Thursday, June 26, 2014

Noel Canning, Constitutional Hardball, and Constitutional Workarounds

Mark Tushnet

Noel Canning illustrates something about the political dynamics of constitutional law. Aphoristically (and a little inaccurately): Constitutional hardball elicits constitutional workarounds. Constitutional hardball consists of practices that are constitutionally permissible but that breach previously accepted norms of political behavior, adopted to ensure the smooth functioning of a government in a two-party world, engaged in precisely to disrupt that smooth functioning. Constitutional workarounds are practices that seem consistent with the Constitution's text but are in some tension with the apparent purposes of specific constitutional provisions.

Noel Canning starts with constitutional hardball. At first (as I understand it), Senate Democrats adopted the practice of holding pro forma sessions every three days precisely to prevent President George W. Bush from making recess appointments (until, if I recall correctly, they and he reached an agreement about the appointment process). Why, though, was the Democratic Senate holding pro forma sessions with a Democratic President in office? The Constitution says, "Neither House, during the Session of Congress, shall, without the Consent of the other, adjourn for more than three days...." As I understand it, when the Republican controlled House left town without agreeing with the Senate on adjournment, the Senate was effectively forced to remain in session. So, the House Republicans were now playing hardball. (I don't know whether the House Republicans adopted this tactic to prevent President Obama from making recess appointments.)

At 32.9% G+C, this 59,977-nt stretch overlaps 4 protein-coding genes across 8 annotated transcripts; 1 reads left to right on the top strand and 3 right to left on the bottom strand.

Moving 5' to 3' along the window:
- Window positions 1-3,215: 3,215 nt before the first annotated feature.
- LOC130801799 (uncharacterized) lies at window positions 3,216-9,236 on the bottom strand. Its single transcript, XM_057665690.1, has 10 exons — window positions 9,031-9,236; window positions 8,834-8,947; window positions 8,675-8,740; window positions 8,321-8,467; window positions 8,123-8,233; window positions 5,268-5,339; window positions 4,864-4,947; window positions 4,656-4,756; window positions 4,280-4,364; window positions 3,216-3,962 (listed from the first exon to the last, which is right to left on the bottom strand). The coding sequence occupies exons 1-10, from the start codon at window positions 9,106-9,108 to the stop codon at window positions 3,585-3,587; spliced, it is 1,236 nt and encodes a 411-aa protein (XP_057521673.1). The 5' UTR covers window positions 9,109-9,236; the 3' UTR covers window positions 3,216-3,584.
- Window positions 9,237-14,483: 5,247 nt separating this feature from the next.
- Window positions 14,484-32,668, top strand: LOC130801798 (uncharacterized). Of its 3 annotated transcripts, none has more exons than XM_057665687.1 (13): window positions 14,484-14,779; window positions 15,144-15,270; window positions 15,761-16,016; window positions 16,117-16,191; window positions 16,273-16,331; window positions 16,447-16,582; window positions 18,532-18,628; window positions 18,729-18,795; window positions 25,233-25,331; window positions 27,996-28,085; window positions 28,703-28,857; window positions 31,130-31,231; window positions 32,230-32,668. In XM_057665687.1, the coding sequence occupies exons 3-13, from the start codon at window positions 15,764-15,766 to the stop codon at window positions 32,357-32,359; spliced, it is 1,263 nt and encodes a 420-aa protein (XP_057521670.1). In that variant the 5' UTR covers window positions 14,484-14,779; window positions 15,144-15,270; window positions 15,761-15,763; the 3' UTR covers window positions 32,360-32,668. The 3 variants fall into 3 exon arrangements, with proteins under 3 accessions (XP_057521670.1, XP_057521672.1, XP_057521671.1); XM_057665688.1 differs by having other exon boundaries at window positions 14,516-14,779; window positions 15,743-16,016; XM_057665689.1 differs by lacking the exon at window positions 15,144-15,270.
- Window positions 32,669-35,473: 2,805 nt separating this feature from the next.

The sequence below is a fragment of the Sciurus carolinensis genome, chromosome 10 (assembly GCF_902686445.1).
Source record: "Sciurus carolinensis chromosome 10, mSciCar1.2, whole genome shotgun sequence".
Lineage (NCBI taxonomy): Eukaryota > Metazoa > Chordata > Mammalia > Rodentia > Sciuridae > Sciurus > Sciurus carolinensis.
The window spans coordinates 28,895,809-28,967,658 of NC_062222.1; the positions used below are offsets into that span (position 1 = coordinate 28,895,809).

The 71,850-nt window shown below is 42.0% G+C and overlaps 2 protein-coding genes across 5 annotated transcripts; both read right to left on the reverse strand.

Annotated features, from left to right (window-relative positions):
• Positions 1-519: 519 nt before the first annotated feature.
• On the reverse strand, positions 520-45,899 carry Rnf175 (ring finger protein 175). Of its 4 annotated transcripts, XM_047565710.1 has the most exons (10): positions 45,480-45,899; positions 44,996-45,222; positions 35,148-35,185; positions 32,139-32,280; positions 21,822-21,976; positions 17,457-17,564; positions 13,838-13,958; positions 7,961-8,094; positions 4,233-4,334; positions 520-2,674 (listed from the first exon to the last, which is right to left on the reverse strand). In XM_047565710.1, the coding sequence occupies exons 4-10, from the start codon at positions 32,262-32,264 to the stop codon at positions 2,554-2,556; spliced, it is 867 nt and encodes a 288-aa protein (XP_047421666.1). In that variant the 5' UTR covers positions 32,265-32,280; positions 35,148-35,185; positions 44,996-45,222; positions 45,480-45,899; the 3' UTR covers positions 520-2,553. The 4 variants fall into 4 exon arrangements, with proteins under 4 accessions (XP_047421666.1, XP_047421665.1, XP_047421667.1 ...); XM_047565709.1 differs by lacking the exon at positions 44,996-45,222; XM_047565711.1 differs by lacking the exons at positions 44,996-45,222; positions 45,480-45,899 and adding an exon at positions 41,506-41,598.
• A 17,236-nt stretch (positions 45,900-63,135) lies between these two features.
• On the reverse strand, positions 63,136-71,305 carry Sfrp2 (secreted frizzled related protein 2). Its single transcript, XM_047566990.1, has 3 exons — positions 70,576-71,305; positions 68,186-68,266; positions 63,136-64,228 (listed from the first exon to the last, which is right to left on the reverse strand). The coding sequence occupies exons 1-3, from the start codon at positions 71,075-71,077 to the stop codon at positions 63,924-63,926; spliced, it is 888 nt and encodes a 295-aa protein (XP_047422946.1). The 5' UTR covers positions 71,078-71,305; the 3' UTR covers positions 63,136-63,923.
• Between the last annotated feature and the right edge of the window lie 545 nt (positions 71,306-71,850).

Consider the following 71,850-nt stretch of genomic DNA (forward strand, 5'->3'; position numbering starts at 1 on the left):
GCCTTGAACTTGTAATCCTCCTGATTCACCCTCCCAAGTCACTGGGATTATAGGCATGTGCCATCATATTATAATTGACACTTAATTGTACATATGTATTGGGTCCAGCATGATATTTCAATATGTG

President Obama responded with a workaround through the recess appointment power. Noel Canning says that he couldn't do that. One blogger has said, "The ruling effectively gives a road map to future Senates to block[] a president from the other party from ever employing the recess power, holding that the Senate is in session whenever it claims to be." Note, though, that this wasn't the situation that gave rise to Noel Canning. And, in the situation as it actually existed (and, I think, in the situation the blogger imagines), there's another workaround. The Constitution gives the President the following power: "in Case of Disagreement between them, with Respect to the Time of Adjournment, he may adjourn them to such Time as he shall think proper." So, facing the situation that precipitated Noel Canning, perhaps the President can now adjourn the House and Senate, triggering his power to make recess appointments.

Nothing's ever certain about the Constitution. As Tom Goldstein observed while live-blogging about the decision, the power to adjourn has never been tested. A prefatory phrase that seems to deal with convening Congress refers to "extraordinary Occasions," and perhaps that would carry over to the adjournment power. And, perhaps, the departure of the House might not count as "disagreement" over adjournment. Still, the Noel Canning saga may not yet be over.

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